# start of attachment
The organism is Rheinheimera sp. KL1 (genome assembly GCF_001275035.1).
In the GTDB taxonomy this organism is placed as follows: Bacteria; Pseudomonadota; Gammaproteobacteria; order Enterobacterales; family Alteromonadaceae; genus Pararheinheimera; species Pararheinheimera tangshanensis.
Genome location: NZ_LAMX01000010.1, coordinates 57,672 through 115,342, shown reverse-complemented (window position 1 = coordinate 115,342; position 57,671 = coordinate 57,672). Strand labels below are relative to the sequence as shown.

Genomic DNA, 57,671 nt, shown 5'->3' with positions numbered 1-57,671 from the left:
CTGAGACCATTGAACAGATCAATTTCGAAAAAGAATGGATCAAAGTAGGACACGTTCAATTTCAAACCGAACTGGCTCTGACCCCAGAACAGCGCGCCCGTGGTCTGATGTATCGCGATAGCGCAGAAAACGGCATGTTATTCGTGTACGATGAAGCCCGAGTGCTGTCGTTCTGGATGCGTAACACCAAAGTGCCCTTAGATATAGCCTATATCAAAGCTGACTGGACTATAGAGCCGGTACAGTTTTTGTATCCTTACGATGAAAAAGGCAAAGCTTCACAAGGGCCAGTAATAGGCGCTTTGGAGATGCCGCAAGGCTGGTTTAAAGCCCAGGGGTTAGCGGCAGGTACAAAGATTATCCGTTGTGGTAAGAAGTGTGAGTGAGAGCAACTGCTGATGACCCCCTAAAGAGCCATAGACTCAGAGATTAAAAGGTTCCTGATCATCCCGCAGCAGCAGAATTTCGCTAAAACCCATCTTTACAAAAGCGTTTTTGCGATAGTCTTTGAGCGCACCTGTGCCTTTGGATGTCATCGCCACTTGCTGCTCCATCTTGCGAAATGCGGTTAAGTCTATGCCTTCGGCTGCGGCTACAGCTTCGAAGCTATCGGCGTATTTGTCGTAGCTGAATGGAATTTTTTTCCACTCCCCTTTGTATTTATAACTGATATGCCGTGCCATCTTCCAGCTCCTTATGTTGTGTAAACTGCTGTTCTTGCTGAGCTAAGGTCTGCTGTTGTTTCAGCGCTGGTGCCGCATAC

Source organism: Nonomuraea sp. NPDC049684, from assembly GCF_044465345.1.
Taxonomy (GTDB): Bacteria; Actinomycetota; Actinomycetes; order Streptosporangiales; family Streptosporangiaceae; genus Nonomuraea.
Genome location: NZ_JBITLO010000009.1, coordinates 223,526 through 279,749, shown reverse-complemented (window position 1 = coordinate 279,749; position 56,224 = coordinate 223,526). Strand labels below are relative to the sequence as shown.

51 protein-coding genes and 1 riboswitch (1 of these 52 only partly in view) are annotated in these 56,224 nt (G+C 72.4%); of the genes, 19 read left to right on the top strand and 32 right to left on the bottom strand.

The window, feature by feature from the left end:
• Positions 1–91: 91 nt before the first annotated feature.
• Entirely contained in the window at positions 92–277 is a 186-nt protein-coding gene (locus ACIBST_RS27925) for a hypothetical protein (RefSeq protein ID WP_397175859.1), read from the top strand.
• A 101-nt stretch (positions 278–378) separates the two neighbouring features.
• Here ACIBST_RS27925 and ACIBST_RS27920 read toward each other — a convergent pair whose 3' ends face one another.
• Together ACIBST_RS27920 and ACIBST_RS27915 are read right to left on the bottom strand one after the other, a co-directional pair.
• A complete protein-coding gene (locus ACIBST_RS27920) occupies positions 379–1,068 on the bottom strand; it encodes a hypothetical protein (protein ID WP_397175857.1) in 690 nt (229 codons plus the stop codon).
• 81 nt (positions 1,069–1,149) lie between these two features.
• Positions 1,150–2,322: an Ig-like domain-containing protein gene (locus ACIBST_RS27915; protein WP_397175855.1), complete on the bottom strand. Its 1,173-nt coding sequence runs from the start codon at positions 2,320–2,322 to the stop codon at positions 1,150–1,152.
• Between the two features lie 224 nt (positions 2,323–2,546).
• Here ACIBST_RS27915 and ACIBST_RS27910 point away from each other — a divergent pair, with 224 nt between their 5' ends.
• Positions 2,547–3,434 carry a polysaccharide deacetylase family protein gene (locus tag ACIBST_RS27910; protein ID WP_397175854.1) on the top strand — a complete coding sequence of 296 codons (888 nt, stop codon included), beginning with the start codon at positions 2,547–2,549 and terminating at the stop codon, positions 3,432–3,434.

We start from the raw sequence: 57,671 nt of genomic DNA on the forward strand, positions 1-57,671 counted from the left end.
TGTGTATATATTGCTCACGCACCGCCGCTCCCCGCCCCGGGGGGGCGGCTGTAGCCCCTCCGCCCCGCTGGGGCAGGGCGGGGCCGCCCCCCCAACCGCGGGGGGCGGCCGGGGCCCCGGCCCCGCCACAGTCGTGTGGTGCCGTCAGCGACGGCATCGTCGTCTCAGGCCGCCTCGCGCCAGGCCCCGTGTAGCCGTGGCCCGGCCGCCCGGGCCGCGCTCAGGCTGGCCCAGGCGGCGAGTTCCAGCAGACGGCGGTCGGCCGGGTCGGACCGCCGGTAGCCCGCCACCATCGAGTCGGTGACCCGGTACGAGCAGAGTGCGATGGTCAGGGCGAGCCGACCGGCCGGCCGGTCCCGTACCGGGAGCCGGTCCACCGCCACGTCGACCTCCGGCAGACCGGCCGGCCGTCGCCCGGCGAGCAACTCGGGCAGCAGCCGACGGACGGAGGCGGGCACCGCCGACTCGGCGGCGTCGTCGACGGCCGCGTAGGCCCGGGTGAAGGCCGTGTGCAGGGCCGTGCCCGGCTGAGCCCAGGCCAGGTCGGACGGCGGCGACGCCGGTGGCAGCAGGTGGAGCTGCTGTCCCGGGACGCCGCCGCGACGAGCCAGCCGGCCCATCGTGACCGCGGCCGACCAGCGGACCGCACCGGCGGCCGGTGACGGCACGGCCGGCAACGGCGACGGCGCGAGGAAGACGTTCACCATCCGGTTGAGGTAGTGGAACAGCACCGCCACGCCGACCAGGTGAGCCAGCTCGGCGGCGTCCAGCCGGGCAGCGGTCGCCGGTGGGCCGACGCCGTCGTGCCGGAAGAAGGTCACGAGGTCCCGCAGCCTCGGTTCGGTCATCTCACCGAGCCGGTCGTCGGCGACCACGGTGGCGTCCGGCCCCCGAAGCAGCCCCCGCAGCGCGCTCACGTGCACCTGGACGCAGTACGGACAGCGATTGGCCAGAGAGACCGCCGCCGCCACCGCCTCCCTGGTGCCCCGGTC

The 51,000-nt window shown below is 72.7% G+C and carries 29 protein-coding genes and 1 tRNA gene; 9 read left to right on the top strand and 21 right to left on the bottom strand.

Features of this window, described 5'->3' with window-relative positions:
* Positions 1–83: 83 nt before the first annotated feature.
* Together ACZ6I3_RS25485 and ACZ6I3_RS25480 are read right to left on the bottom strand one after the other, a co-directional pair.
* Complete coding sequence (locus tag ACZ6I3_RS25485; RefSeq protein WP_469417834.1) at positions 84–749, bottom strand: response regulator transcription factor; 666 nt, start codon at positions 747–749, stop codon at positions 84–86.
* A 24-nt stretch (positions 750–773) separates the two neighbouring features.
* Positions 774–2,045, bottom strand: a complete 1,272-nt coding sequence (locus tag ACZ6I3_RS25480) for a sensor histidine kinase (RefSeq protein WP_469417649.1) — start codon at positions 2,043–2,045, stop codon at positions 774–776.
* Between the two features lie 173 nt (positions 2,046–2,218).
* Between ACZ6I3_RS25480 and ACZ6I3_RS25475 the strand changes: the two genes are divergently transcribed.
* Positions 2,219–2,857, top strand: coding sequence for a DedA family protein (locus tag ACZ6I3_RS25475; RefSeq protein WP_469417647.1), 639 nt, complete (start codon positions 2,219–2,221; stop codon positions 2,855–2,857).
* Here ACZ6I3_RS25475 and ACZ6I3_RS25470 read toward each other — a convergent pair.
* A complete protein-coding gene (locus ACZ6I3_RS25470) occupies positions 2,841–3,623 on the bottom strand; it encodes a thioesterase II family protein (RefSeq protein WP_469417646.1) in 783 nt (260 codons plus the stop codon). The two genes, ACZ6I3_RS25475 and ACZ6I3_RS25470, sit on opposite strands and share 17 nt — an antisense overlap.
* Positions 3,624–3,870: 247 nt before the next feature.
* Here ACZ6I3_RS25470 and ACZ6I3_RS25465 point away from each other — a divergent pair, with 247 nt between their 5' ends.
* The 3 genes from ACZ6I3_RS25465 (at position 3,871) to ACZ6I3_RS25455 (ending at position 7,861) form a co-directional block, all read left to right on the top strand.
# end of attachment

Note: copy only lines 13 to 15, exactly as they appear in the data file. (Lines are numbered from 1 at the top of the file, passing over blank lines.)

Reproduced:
• A 101-nt stretch (positions 278–378) separates the two neighbouring features.
• Here ACIBST_RS27925 and ACIBST_RS27920 read toward each other — a convergent pair whose 3' ends face one another.
• Together ACIBST_RS27920 and ACIBST_RS27915 are read right to left on the bottom strand one after the other, a co-directional pair.